CULTURE OF ENQUIRY: Exceptional boards institutionalize a culture of enquiry, mutual respect, and constructive debate that leads to sound and shared decision making. They seek more information, question assumptions, and challenge conclusions so that they may advocate for solutions based on analysis.

INDEPENDENT-MINDEDNESS: Exceptional boards are independent-minded. They apply rigorous conflict-of-interest procedures, and their board members put the interests of the school above all else when making decisions. They do not allow their votes to be unduly influenced by loyalty to the chief executive or by seniority, position, or reputation of fellow board members, staff, or donors.

ETHOS OF TRANSPARENCY: Exceptional boards promote an ethos of transparency by ensuring that donors, stakeholders, and interested members of the public have access to appropriate and accurate information regarding finances, operations, and results. They also extend transparency internally, ensuring that every board member has equal access to relevant materials when making decisions.

COMPLIANCE WITH INTEGRITY: Exceptional boards promote strong ethical values and disciplined compliance by establishing appropriate mechanisms for active oversight. They use these mechanisms, such as independent audits, to ensure accountability and sufficient controls; to deepen their understanding of the school; and to reduce the risk of waste, fraud, and abuse.

SUSTAINING RESOURCES: Exceptional boards link bold visions and ambitious plans to financial support, expertise, and networks of influence. Linking budgeting to strategic planning, they approve activities that can be realistically financed with existing or attainable resources, while ensuring that the school has the infrastructure and internal capacity it needs.

RESULTS-ORIENTATED: Exceptional boards are results-orientated. They measure the school’s progress towards mission and evaluate the performance of major programs and services. They gauge efficiency, effectiveness, and impact, while simultaneously assessing the quality of service delivery, integrating benchmarks against peers, and calculating return on investment.

INTENTIONAL BOARD PRACTICES: Exceptional boards purposefully structure themselves to fulfill essential governance duties and to support organizational priorities. Making governance intentional, not incidental, exceptional boards invest in structures and practices that can be thoughtfully adapted to changing circumstances.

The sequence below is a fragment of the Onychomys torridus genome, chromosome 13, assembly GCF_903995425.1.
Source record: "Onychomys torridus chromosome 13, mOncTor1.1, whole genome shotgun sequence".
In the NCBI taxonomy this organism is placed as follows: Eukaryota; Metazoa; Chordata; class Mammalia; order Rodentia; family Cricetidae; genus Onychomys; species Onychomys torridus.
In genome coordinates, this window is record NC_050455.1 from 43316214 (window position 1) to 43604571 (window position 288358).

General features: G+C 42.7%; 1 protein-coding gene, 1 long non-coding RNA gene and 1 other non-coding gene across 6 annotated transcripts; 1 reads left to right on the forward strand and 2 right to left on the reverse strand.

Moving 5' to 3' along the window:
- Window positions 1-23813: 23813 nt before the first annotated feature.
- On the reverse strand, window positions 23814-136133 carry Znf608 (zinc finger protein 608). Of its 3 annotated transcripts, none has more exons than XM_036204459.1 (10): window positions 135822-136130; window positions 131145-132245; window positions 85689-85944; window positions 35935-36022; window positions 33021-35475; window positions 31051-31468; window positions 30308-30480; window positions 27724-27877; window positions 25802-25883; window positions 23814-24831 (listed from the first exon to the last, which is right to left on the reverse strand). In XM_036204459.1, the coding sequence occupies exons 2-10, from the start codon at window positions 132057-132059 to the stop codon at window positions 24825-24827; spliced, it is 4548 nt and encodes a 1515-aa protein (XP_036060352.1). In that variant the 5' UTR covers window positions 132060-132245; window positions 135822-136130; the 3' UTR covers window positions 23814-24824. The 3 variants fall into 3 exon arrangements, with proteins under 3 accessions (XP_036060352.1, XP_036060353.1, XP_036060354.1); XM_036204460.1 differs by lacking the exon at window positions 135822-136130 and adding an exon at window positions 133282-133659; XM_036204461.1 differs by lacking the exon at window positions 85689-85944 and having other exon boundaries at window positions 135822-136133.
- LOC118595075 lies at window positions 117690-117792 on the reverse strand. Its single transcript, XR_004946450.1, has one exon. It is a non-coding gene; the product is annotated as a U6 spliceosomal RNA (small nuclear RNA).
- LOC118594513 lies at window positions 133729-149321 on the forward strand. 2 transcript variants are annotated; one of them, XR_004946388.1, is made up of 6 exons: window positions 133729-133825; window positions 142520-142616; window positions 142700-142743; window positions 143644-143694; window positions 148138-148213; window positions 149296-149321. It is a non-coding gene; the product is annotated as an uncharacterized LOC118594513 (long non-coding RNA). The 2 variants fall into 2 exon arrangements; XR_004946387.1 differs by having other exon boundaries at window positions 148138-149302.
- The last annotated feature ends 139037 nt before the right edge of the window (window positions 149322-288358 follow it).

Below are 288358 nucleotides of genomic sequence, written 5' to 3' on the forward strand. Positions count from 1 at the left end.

CONTINUOUS LEARNING: Exceptional boards embrace the qualities of a continuous learning organization, evaluating their own performance and assessing the value they add to the school. They embed learning opportunities into routine governance work and in activities outside of the boardroom.

REVITALIZATION: Exceptional boards energize themselves through planned turnover, thoughtful recruitment, and inclusiveness. They see the correlation between mission, strategy, and board composition, and they understand the importance of fresh perspectives and the risks of closed groups. They revitalize themselves through diversity of experience and through continuous recruitment.

This list of twelve guiding principles is not meant to be exhaustive or complete. However, it does offer boards a benchmark against which they can measure themselves and ask if they are becoming an “exceptional” board. Our Christian schools deserve nothing less!

1 Excerpted with permission from The Source: Twelve Principles of Governance That Power Exceptional Boards, a publication of BoardSource, formerly the National Center for Nonprofit Boards.  For more information about BoardSource, call 800-883-6262 or go to BoardSource © [2011].